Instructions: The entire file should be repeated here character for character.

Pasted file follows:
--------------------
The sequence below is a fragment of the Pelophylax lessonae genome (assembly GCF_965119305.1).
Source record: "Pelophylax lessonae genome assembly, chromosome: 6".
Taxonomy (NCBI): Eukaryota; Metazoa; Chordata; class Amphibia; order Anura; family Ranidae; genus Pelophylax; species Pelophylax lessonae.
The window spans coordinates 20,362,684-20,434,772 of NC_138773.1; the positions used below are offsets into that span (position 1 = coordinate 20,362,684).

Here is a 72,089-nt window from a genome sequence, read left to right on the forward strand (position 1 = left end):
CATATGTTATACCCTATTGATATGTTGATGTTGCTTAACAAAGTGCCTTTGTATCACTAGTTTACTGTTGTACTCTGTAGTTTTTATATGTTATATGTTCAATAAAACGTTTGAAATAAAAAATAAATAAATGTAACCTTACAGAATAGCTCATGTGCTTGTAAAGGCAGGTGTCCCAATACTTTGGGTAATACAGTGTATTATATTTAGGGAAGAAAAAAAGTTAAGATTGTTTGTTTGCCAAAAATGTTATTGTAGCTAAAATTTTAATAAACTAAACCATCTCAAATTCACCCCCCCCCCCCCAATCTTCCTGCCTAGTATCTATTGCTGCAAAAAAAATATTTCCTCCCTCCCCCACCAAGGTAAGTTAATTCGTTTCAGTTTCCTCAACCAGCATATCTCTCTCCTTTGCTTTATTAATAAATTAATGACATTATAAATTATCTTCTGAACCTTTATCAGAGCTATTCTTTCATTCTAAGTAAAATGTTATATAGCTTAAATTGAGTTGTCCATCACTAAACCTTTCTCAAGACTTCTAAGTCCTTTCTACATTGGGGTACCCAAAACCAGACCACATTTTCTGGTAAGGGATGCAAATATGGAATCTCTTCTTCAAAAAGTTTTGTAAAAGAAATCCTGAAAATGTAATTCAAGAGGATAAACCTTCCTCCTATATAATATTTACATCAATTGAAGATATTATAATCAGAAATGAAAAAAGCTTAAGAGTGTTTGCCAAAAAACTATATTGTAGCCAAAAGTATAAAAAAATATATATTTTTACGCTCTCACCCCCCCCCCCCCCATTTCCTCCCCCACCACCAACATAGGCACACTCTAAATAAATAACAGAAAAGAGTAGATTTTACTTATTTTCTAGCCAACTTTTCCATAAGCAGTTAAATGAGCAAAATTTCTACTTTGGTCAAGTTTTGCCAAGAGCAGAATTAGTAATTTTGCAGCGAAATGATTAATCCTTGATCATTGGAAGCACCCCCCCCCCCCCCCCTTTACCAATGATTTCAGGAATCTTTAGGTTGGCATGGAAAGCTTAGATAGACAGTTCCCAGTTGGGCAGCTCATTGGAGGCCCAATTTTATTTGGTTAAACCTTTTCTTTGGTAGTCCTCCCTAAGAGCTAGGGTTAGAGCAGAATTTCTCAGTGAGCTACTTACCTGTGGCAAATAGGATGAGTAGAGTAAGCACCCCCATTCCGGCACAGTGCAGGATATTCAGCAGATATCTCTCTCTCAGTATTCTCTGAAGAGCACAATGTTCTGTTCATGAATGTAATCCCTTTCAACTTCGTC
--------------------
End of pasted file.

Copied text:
The sequence below is a fragment of the Pelophylax lessonae genome (assembly GCF_965119305.1).
Source record: "Pelophylax lessonae genome assembly, chromosome: 6".
Taxonomy (NCBI): Eukaryota; Metazoa; Chordata; class Amphibia; order Anura; family Ranidae; genus Pelophylax; species Pelophylax lessonae.
The window spans coordinates 20,362,684-20,434,772 of NC_138773.1; the positions used below are offsets into that span (position 1 = coordinate 20,362,684).

Here is a 72,089-nt window from a genome sequence, read left to right on the forward strand (position 1 = left end):
CATATGTTATACCCTATTGATATGTTGATGTTGCTTAACAAAGTGCCTTTGTATCACTAGTTTACTGTTGTACTCTGTAGTTTTTATATGTTATATGTTCAATAAAACGTTTGAAATAAAAAATAAATAAATGTAACCTTACAGAATAGCTCATGTGCTTGTAAAGGCAGGTGTCCCAATACTTTGGGTAATACAGTGTATTATATTTAGGGAAGAAAAAAAGTTAAGATTGTTTGTTTGCCAAAAATGTTATTGTAGCTAAAATTTTAATAAACTAAACCATCTCAAATTCACCCCCCCCCCCCCAATCTTCCTGCCTAGTATCTATTGCTGCAAAAAAAATATTTCCTCCCTCCCCCACCAAGGTAAGTTAATTCGTTTCAGTTTCCTCAACCAGCATATCTCTCTCCTTTGCTTTATTAATAAATTAATGACATTATAAATTATCTTCTGAACCTTTATCAGAGCTATTCTTTCATTCTAAGTAAAATGTTATATAGCTTAAATTGAGTTGTCCATCACTAAACCTTTCTCAAGACTTCTAAGTCCTTTCTACATTGGGGTACCCAAAACCAGACCACATTTTCTGGTAAGGGATGCAAATATGGAATCTCTTCTTCAAAAAGTTTTGTAAAAGAAATCCTGAAAATGTAATTCAAGAGGATAAACCTTCCTCCTATATAATATTTACATCAATTGAAGATATTATAATCAGAAATGAAAAAAGCTTAAGAGTGTTTGCCAAAAAACTATATTGTAGCCAAAAGTATAAAAAAATATATATTTTTACGCTCTCACCCCCCCCCCCCCCATTTCCTCCCCCACCACCAACATAGGCACACTCTAAATAAATAACAGAAAAGAGTAGATTTTACTTATTTTCTAGCCAACTTTTCCATAAGCAGTTAAATGAGCAAAATTTCTACTTTGGTCAAGTTTTGCCAAGAGCAGAATTAGTAATTTTGCAGCGAAATGATTAATCCTTGATCATTGGAAGCACCCCCCCCCCCCCCCCTTTACCAATGATTTCAGGAATCTTTAGGTTGGCATGGAAAGCTTAGATAGACAGTTCCCAGTTGGGCAGCTCATTGGAGGCCCAATTTTATTTGGTTAAACCTTTTCTTTGGTAGTCCTCCCTAAGAGCTAGGGTTAGAGCAGAATTTCTCAGTGAGCTACTTACCTGTGGCAAATAGGATGAGTAGAGTAAGCACCCCCATTCCGGCACAGTGCAGGATATTCAGCAGATATCTCTCTCTCAGTATTCTCTGAAGAGCACAATGTTCTGTTCATGAATGTAATCCCTTTCAACTTCGTC